Review: Candace Hicks, Egress

Alternative gallery spaces like pump project beg for installations like Candace HicksEgress. In the absence of climate control or the muteness of a perfect white cube, ideas like Egress blossom outside of the confines of a series of framed two dimensional works.

Tiny lines of black vinyl text circles the gallery walls two and a quarter times. The artist discusses perpetual motion and coincidences in her reading, forcing you to move continuously in a halting circle around the room as you read. The words slope on the walls, purposeful imperfections in the installation process cause uneven breaks between words or a word falls around the corner to complete the sentence before the break of a doorway. Footnotes fall a couple of inches above the baseboard.

Side by side doors stand in the middle of the gallery, protruding and breaking the seamlessness of the white walls. Each door is fixed with a peephole and numbered buttons in place of a doorknob. Visitors see a different diorama in each and all reference mystery scenes Hicks discusses in the exhibition text. Words appear in different places in each diorama when the buttons are pressed. “Hidden” appears in the fireplace, referencing a locked door mystery Hicks describes on the gallery walls where two women die in a room where it is impossible for a human to have left but through the door (which was found locked). “Terror,” barely legible, lights up on the yellow wall of a bedroom scene where a table has been knocked over and a broken lamp lays alongside the table. One door has a wench that visitors crank to put in motion a perpetual motion machine inside the diorama.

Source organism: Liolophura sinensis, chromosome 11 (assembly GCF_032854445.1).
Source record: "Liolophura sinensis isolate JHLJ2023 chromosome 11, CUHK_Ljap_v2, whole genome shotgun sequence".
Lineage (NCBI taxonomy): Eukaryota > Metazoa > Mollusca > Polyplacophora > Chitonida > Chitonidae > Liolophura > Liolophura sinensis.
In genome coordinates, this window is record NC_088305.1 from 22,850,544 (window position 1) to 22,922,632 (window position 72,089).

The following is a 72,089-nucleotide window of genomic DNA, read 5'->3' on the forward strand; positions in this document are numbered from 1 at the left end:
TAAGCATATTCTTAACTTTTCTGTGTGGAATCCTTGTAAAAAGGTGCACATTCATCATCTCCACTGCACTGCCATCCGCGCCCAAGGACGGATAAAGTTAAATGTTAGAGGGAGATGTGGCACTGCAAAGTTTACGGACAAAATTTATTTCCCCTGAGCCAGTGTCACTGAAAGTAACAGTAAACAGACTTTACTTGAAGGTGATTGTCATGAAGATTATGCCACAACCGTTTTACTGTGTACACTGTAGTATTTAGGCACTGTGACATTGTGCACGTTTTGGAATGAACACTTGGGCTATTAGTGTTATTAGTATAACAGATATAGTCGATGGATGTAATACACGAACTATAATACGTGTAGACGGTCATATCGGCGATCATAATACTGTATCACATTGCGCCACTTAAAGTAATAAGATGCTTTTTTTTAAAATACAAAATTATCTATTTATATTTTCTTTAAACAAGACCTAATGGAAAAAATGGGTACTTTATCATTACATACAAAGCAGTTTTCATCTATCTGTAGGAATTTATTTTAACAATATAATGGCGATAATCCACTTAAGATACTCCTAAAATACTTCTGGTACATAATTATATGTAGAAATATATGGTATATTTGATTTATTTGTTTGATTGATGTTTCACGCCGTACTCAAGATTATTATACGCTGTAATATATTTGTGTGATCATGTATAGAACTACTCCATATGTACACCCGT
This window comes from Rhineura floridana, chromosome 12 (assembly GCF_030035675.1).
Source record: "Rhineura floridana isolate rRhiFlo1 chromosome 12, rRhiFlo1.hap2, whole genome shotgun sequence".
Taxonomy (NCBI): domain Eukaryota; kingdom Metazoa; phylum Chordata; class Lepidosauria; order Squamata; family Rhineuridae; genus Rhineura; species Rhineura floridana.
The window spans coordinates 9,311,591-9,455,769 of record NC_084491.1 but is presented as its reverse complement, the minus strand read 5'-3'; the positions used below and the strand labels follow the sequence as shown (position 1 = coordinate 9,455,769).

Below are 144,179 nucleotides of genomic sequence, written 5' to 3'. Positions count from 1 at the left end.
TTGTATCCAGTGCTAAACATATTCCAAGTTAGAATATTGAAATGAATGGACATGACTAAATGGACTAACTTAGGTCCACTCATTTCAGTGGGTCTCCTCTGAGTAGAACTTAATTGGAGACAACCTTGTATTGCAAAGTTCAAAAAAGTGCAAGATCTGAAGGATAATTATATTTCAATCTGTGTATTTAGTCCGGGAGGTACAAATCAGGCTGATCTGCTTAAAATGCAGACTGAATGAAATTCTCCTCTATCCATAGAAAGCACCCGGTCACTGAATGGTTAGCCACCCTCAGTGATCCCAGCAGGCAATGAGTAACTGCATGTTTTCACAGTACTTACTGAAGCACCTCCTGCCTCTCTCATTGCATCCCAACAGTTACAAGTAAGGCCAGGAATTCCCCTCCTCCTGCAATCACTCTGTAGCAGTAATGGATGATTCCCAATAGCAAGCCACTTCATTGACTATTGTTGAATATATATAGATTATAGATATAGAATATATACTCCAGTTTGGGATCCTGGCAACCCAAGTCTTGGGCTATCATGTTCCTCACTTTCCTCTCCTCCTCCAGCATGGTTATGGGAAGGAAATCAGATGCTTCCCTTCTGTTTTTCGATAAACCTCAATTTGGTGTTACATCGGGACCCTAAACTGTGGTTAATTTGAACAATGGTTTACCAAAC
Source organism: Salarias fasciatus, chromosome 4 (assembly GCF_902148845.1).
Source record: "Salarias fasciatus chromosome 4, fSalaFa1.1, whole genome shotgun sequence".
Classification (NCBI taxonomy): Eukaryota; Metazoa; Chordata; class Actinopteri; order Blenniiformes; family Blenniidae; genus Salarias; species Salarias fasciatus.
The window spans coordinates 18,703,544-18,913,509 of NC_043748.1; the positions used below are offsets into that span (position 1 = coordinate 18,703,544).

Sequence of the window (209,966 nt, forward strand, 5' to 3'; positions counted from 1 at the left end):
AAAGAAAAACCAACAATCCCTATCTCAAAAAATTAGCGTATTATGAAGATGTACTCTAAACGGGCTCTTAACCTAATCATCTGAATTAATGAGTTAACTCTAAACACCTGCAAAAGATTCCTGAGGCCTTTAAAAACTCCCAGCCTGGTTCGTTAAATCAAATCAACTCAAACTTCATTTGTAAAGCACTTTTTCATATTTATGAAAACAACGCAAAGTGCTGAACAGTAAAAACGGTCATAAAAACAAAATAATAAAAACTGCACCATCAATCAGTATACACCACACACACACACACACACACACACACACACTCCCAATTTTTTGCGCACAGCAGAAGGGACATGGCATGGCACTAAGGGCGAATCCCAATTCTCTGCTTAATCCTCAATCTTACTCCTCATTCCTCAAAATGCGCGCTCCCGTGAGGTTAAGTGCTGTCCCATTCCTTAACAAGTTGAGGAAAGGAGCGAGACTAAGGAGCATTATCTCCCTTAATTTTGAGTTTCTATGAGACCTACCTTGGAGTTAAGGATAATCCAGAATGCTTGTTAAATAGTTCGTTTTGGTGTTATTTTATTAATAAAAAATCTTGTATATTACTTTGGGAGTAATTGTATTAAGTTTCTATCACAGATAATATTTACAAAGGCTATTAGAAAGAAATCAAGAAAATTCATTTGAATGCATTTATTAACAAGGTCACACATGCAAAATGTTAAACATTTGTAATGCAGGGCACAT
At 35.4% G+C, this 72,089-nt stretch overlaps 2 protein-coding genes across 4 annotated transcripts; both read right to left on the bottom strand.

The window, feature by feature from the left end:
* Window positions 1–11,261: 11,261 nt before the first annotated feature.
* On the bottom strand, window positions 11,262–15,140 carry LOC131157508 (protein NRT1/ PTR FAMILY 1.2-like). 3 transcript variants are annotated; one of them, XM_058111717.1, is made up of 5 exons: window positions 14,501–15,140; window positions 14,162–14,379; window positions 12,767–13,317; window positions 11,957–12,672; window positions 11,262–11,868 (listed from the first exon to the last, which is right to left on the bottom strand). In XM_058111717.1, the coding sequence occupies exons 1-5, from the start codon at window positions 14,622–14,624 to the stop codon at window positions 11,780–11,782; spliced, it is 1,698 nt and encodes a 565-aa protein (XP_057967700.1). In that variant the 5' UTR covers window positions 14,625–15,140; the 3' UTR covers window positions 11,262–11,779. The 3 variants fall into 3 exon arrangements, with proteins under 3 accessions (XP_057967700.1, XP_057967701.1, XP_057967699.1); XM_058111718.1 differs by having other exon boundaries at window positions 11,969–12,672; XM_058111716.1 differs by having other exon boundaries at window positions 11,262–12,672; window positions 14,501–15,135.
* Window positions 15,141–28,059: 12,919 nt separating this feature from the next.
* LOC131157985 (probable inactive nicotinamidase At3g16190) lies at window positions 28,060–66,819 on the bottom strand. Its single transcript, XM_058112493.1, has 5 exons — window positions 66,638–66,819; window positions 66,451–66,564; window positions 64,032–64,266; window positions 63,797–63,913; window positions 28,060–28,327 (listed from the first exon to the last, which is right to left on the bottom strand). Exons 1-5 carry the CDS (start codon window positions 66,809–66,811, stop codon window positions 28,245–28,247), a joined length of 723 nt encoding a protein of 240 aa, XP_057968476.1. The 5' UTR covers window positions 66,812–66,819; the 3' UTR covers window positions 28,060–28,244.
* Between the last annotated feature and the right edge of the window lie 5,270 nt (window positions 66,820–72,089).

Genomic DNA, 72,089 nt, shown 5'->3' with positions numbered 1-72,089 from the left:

The dioramas have an eerie feeling, as though you are being watched as you peer through the peepholes. I looked cautiously, half expecting a figure to move through the still scene as if haunted. Perhaps it is the slow circling of the room Hicks makes you do in the space that unhinges you from whatever you were thinking about before you entered the gallery. Like the lights turning off before a play, by the time I viewed the scenes in the doors, I was expecting the uncanny.

In an accompanying handmade book, Hicks saddle stitched thick red pages and crafted white doors, like the ones in her installation, for the covers. The essay describes her memories of reading Brave New World and the coincidences in her life and imperfections of memory. Hicks’ casual voice draws you into her mysteries. The footnotes remind me of Mark Z. Danielewski’s House of Leaves, and I keep expecting something dark to appear.

Egress pulls viewers into the installation through the sheer minimalism of what is on display to see. The text on the walls and the miniature dioramas would be interesting works on their own, and together I dutifully fell into the conundrum of coincidences. In fact, I was so focused the details of the text and those locked rooms — a syringe left on a white tile floor and a shelves of books glimpsed through a doorway — that I forgot about solving the puzzle Egress presents. Perhaps you can figure it out, but considering the subjects of the text (uncertain perceptions, imperfect memory), the exhibition did not feel like a question that needed a firm answer.

This exhibition is on view through July 8 at pump project.

 


Thao Votang is co-editor of Conflict of Interest, a writer, and co-founder of Tiny Park. Rebecca Marino (co-editor of Conflict of Interest) is the gallery director at pump project. Previous conflicts of interest limiting the coverage of exhibitions at pump project spurred this publication’s existence.

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